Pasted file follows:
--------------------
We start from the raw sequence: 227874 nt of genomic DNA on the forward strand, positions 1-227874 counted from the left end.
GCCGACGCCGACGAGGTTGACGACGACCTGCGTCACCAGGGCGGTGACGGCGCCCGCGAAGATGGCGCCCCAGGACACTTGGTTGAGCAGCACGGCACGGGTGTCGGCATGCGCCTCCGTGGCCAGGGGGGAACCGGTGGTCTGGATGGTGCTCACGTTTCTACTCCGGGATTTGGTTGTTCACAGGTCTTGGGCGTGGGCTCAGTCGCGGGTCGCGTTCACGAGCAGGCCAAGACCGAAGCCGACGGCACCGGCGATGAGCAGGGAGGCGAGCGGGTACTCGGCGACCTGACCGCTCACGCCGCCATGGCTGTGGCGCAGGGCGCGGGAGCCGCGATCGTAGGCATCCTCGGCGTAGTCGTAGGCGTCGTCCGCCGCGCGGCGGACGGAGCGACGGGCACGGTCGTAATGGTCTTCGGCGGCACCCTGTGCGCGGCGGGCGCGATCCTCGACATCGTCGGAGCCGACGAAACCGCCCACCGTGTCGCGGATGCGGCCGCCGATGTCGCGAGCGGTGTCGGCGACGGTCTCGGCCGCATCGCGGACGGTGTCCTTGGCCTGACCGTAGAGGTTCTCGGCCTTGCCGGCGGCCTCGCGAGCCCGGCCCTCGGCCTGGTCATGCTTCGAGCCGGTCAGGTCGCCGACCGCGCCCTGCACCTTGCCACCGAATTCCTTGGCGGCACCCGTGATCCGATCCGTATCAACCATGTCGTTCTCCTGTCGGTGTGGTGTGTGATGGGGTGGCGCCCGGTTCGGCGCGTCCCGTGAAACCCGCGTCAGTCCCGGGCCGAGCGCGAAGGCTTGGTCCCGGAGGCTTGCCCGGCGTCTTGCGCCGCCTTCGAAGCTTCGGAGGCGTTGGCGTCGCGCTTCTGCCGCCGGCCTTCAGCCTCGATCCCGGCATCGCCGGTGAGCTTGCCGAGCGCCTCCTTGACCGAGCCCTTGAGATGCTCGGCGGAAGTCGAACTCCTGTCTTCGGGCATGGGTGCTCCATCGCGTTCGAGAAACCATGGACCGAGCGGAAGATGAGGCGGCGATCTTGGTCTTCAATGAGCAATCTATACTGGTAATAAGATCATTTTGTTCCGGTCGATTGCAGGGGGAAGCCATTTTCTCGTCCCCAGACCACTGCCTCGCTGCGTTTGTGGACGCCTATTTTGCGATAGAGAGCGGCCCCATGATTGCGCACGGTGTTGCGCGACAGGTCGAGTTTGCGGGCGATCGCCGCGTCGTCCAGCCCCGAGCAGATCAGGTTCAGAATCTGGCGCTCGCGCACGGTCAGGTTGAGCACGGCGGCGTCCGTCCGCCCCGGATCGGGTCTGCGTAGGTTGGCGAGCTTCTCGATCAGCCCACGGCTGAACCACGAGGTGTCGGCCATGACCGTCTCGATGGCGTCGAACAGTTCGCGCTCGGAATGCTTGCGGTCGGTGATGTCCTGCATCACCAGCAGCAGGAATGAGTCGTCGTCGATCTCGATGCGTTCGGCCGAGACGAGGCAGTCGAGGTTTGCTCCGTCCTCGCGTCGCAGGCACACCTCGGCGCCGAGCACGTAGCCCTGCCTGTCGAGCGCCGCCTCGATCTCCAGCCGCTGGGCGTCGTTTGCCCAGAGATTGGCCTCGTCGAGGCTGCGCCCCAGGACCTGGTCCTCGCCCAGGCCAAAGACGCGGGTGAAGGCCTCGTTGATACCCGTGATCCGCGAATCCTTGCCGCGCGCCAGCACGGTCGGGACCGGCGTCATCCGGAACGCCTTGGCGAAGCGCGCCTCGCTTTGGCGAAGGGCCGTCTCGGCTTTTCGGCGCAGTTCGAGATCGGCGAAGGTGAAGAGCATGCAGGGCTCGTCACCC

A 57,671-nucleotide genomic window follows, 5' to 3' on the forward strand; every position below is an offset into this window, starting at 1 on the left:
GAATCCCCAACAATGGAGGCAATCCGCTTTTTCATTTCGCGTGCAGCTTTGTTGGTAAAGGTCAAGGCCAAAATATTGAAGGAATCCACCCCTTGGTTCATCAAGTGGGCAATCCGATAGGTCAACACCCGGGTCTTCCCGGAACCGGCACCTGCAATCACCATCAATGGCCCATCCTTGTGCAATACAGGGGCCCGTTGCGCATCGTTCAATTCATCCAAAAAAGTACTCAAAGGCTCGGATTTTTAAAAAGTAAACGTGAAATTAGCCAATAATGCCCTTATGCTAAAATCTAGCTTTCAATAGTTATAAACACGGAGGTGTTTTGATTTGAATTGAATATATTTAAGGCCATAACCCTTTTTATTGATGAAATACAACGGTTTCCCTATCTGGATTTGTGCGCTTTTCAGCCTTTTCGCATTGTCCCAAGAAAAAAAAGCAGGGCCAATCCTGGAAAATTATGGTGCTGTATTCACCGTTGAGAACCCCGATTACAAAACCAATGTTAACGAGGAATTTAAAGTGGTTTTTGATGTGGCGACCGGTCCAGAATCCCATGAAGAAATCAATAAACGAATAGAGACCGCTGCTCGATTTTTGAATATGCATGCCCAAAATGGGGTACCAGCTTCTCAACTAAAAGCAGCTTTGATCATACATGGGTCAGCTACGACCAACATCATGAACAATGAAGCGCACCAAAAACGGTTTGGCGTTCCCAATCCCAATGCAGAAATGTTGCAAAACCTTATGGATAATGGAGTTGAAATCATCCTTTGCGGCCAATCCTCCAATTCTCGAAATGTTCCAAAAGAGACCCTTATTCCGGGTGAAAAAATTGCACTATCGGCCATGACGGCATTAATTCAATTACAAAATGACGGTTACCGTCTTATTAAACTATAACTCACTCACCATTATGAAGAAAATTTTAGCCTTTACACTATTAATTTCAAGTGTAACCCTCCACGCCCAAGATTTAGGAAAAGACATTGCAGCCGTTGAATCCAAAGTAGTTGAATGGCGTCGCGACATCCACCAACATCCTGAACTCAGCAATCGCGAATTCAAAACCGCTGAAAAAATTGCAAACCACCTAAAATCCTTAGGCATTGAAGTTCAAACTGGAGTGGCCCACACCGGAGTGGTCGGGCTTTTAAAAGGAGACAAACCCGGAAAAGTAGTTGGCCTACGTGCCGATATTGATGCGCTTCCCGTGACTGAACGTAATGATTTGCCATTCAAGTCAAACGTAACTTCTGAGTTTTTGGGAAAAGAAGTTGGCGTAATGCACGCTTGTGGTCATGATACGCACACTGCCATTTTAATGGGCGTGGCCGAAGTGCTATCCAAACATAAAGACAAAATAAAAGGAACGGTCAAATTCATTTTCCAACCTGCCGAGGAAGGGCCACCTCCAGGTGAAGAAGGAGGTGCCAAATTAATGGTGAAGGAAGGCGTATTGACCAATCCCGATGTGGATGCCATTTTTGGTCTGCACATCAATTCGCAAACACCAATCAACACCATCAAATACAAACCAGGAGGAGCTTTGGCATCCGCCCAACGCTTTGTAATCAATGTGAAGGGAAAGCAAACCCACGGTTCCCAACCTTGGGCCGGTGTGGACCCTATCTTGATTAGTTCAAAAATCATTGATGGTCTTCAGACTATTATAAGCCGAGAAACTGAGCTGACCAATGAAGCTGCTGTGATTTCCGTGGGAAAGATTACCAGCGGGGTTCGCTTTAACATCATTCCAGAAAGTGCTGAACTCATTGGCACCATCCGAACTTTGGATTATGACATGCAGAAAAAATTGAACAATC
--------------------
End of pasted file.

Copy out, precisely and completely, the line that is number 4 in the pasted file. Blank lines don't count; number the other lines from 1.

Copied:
GAATCCCCAACAATGGAGGCAATCCGCTTTTTCATTTCGCGTGCAGCTTTGTTGGTAAAGGTCAAGGCCAAAATATTGAAGGAATCCACCCCTTGGTTCATCAAGTGGGCAATCCGATAGGTCAACACCCGGGTCTTCCCGGAACCGGCACCTGCAATCACCATCAATGGCCCATCCTTGTGCAATACAGGGGCCCGTTGCGCATCGTTCAATTCATCCAAAAAAGTACTCAAAGGCTCGGATTTTTAAAAAGTAAACGTGAAATTAGCCAATAATGCCCTTATGCTAAAATCTAGCTTTCAATAGTTATAAACACGGAGGTGTTTTGATTTGAATTGAATATATTTAAGGCCATAACCCTTTTTATTGATGAAATACAACGGTTTCCCTATCTGGATTTGTGCGCTTTTCAGCCTTTTCGCATTGTCCCAAGAAAAAAAAGCAGGGCCAATCCTGGAAAATTATGGTGCTGTATTCACCGTTGAGAACCCCGATTACAAAACCAATGTTAACGAGGAATTTAAAGTGGTTTTTGATGTGGCGACCGGTCCAGAATCCCATGAAGAAATCAATAAACGAATAGAGACCGCTGCTCGATTTTTGAATATGCATGCCCAAAATGGGGTACCAGCTTCTCAACTAAAAGCAGCTTTGATCATACATGGGTCAGCTACGACCAACATCATGAACAATGAAGCGCACCAAAAACGGTTTGGCGTTCCCAATCCCAATGCAGAAATGTTGCAAAACCTTATGGATAATGGAGTTGAAATCATCCTTTGCGGCCAATCCTCCAATTCTCGAAATGTTCCAAAAGAGACCCTTATTCCGGGTGAAAAAATTGCACTATCGGCCATGACGGCATTAATTCAATTACAAAATGACGGTTACCGTCTTATTAAACTATAACTCACTCACCATTATGAAGAAAATTTTAGCCTTTACACTATTAATTTCAAGTGTAACCCTCCACGCCCAAGATTTAGGAAAAGACATTGCAGCCGTTGAATCCAAAGTAGTTGAATGGCGTCGCGACATCCACCAACATCCTGAACTCAGCAATCGCGAATTCAAAACCGCTGAAAAAATTGCAAACCACCTAAAATCCTTAGGCATTGAAGTTCAAACTGGAGTGGCCCACACCGGAGTGGTCGGGCTTTTAAAAGGAGACAAACCCGGAAAAGTAGTTGGCCTACGTGCCGATATTGATGCGCTTCCCGTGACTGAACGTAATGATTTGCCATTCAAGTCAAACGTAACTTCTGAGTTTTTGGGAAAAGAAGTTGGCGTAATGCACGCTTGTGGTCATGATACGCACACTGCCATTTTAATGGGCGTGGCCGAAGTGCTATCCAAACATAAAGACAAAATAAAAGGAACGGTCAAATTCATTTTCCAACCTGCCGAGGAAGGGCCACCTCCAGGTGAAGAAGGAGGTGCCAAATTAATGGTGAAGGAAGGCGTATTGACCAATCCCGATGTGGATGCCATTTTTGGTCTGCACATCAATTCGCAAACACCAATCAACACCATCAAATACAAACCAGGAGGAGCTTTGGCATCCGCCCAACGCTTTGTAATCAATGTGAAGGGAAAGCAAACCCACGGTTCCCAACCTTGGGCCGGTGTGGACCCTATCTTGATTAGTTCAAAAATCATTGATGGTCTTCAGACTATTATAAGCCGAGAAACTGAGCTGACCAATGAAGCTGCTGTGATTTCCGTGGGAAAGATTACCAGCGGGGTTCGCTTTAACATCATTCCAGAAAGTGCTGAACTCATTGGCACCATCCGAACTTTGGATTATGACATGCAGAAAAAATTGAACAATC